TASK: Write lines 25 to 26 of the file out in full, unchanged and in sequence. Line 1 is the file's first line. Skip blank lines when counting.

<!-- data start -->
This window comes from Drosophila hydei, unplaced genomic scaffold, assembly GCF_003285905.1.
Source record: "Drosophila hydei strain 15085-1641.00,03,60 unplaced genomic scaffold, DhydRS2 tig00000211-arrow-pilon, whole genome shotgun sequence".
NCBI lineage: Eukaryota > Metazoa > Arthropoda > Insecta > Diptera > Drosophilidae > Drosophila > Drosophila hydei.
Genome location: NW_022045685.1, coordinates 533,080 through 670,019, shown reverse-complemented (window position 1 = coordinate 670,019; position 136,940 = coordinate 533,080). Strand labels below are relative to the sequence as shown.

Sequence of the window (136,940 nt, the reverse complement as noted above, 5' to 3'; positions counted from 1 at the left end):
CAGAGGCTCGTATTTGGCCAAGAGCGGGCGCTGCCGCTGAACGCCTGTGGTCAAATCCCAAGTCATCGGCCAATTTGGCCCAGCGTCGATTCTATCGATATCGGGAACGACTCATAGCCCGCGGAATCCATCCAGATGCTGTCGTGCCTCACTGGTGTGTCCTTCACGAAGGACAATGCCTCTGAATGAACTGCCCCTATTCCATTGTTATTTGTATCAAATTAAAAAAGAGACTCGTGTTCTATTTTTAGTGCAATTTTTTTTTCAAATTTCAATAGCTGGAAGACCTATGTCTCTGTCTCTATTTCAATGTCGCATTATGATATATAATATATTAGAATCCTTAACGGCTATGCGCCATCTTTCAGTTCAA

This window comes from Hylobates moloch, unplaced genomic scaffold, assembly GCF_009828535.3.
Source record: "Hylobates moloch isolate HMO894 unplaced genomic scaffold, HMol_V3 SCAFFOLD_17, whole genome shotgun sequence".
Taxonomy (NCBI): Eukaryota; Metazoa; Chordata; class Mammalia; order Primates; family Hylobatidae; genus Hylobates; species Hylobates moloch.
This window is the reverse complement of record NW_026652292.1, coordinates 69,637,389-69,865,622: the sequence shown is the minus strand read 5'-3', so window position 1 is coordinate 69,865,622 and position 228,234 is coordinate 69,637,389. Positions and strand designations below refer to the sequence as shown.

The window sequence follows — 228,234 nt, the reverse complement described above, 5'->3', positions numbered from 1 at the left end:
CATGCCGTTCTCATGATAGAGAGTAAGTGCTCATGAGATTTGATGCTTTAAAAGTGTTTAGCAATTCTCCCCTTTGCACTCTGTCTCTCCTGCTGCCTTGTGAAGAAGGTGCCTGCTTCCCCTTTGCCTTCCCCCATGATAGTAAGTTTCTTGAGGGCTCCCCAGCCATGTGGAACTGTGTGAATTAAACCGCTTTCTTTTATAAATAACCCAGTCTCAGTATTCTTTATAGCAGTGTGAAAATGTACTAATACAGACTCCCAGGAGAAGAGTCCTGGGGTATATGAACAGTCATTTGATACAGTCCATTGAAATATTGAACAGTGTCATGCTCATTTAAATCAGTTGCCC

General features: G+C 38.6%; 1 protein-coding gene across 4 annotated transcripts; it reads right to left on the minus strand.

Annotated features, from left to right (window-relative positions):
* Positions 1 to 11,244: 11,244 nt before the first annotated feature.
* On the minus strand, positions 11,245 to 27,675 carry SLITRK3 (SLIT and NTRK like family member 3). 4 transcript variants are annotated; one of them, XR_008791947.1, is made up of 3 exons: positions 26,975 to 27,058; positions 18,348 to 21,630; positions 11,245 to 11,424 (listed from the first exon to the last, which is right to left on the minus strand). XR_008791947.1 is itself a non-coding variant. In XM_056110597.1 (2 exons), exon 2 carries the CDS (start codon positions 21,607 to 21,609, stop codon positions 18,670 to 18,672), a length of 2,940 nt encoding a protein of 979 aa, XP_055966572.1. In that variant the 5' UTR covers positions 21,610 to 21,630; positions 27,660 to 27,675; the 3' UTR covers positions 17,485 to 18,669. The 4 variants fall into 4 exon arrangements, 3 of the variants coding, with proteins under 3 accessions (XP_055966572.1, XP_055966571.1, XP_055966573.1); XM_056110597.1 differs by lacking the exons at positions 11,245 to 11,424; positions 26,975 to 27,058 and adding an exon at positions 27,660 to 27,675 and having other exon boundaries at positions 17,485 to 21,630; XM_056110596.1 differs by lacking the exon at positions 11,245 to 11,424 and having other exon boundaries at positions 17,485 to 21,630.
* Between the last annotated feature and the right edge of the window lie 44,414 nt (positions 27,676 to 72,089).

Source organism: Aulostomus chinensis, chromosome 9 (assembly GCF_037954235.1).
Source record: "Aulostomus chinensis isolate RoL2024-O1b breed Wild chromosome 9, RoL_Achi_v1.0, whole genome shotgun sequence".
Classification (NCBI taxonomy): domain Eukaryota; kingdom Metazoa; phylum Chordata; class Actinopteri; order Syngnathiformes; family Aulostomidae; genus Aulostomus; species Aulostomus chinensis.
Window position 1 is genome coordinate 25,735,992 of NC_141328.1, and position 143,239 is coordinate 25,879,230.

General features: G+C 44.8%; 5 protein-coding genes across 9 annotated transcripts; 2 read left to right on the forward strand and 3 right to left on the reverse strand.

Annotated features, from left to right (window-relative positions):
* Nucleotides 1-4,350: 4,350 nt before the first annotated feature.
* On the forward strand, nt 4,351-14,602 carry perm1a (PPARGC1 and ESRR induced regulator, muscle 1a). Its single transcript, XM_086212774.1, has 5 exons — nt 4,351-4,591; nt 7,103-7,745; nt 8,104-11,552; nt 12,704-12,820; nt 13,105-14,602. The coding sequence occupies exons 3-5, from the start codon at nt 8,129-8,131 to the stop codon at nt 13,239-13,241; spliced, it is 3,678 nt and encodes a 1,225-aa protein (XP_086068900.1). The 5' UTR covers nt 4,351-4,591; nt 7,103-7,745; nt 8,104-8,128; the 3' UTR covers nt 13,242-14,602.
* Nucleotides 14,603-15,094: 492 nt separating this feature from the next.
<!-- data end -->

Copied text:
* On the forward strand, nt 4,351-14,602 carry perm1a (PPARGC1 and ESRR induced regulator, muscle 1a). Its single transcript, XM_086212774.1, has 5 exons — nt 4,351-4,591; nt 7,103-7,745; nt 8,104-11,552; nt 12,704-12,820; nt 13,105-14,602. The coding sequence occupies exons 3-5, from the start codon at nt 8,129-8,131 to the stop codon at nt 13,239-13,241; spliced, it is 3,678 nt and encodes a 1,225-aa protein (XP_086068900.1). The 5' UTR covers nt 4,351-4,591; nt 7,103-7,745; nt 8,104-8,128; the 3' UTR covers nt 13,242-14,602.
* Nucleotides 14,603-15,094: 492 nt separating this feature from the next.